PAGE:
Remember, with get rich quick offers... the one getting rich quick is the scammer you are sending your money to. If anyone asks you to pay them for a job, the wrong person is getting paid. Are you starting to see the pattern? Never be a afraid to ask questions and do research before jumping in. Don't let anyone rush you into making a decision. If it is a real opportunity then it will still be there later.
'Ball four
February 14, 2018

In reply to by Jackie

Hi Jacky, I can relate to the the Get Rich Scammers Scam. They swear you will make money,"If you pay for the CD's and other materials. The reason I would try to be making money is not to spend Money on the supposed garanteed product or service. Beware.
FrustratingCalls
February 09, 2018
I have gotten repeated Robocalls from Blue Cross. But health insurance sellers that have consistently had 990 in the otherwise different phone nos.have been calling me repeatedly for several months. I try to tell them I've got my insurance but they don't stop talking. They just talk right over you. I wish I could get my name and no. off their list forever!
MahJongg Lady
February 16, 2018

In reply to by FrustratingCalls

Put your phone on silent, then they are forced to leave a message or will probably hang up after getting your vm message. I do this and it works..only people who know me leave messages and they know I will get back to them.
Shambala
February 09, 2018
I was reading a column online from a reputable news source. Suddenly the column was gone and an email message from Amazon was announcing that I was chosen for a free...( I stopped looking at this right then, instead I tried to copy the email, to send to the new source and to the FTC ). My attempt was not successful because the “copy” choice on my iPhone didn’t copy the email; it only copied the yellow arrow from the content that is what amazon uses in their ads, I think, as I am not an amazon user, but I have seen other individual’s online site when I was present. I am positive that it was a scam or hack attack, and I am still going to write the experience to the publisher of the news source for online subscribtions. I hope that someone else has this experience and doesn’t make the mistake of actually answering this type of email. Thank you for your continued support for our protection.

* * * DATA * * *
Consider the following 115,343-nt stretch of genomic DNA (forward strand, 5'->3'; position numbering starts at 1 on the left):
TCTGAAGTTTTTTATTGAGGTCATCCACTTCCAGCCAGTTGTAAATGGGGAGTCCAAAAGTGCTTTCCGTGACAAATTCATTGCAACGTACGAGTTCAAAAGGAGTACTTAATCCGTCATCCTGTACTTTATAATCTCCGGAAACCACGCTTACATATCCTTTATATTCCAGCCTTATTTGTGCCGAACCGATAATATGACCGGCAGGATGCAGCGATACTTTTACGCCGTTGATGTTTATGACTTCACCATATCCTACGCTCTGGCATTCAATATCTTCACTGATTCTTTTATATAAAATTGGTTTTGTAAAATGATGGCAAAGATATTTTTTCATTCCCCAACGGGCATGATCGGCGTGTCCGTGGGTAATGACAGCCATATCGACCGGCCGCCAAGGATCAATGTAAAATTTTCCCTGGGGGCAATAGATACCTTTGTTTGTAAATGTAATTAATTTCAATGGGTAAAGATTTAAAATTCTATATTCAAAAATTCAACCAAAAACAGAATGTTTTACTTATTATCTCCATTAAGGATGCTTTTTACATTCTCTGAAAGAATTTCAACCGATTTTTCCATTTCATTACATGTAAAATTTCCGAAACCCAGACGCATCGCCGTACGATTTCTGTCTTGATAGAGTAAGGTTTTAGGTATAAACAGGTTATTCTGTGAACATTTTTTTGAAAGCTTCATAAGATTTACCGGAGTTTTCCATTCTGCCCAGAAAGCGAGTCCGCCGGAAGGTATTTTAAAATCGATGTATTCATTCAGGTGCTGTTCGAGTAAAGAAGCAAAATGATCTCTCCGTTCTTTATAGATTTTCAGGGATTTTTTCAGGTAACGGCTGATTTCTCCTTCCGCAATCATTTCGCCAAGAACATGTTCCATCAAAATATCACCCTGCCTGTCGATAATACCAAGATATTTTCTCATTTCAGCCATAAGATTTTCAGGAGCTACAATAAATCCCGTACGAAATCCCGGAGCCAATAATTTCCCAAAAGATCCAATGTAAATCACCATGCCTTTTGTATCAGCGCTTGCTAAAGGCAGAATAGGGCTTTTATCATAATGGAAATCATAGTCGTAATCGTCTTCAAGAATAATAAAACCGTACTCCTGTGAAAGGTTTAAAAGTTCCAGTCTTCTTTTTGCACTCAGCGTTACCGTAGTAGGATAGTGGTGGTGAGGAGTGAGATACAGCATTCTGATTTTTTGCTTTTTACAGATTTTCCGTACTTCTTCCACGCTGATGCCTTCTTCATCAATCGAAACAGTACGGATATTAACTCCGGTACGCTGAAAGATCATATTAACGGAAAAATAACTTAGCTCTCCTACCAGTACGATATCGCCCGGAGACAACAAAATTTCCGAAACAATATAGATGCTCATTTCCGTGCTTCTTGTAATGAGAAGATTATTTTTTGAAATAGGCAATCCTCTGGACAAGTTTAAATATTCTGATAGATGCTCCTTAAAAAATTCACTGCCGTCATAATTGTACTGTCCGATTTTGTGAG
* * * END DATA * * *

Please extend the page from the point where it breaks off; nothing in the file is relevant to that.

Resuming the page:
archie
February 10, 2018
are cell phone no. been released on 1 mar
Shariys
February 15, 2018

In reply to by archie

NO! That's an old HOAX! Look it up on Snopes.com .
Concerned
February 11, 2018
Someone or something has been sending me non informative (usually one word) text messages for the last few days. One of the first messages asked me if I would like to earn a quick $5,000. I have not replied to these messages as that would inform this phone is active. The alarming thing is this person or bot knows my first and last name! I am unsure how to deal with it, though I am thinking of filing a complaint with the FTC. Thoughts?
FTC Staff
February 12, 2018

In reply to by Concerned

If you are an AT&T, T-Mobile, Verizon, Sprint or Bell subscriber, you can report spam texts to your carrier by copying the original message and forwarding it to the number 7726 (SPAM), free of charge.

Don’t reply, and don’t click on links provided in the message: Links can install malware on your computer and take you to spoof sites that look real but whose purpose is to steal your information.

Concerned
February 12, 2018

In reply to by FTC Staff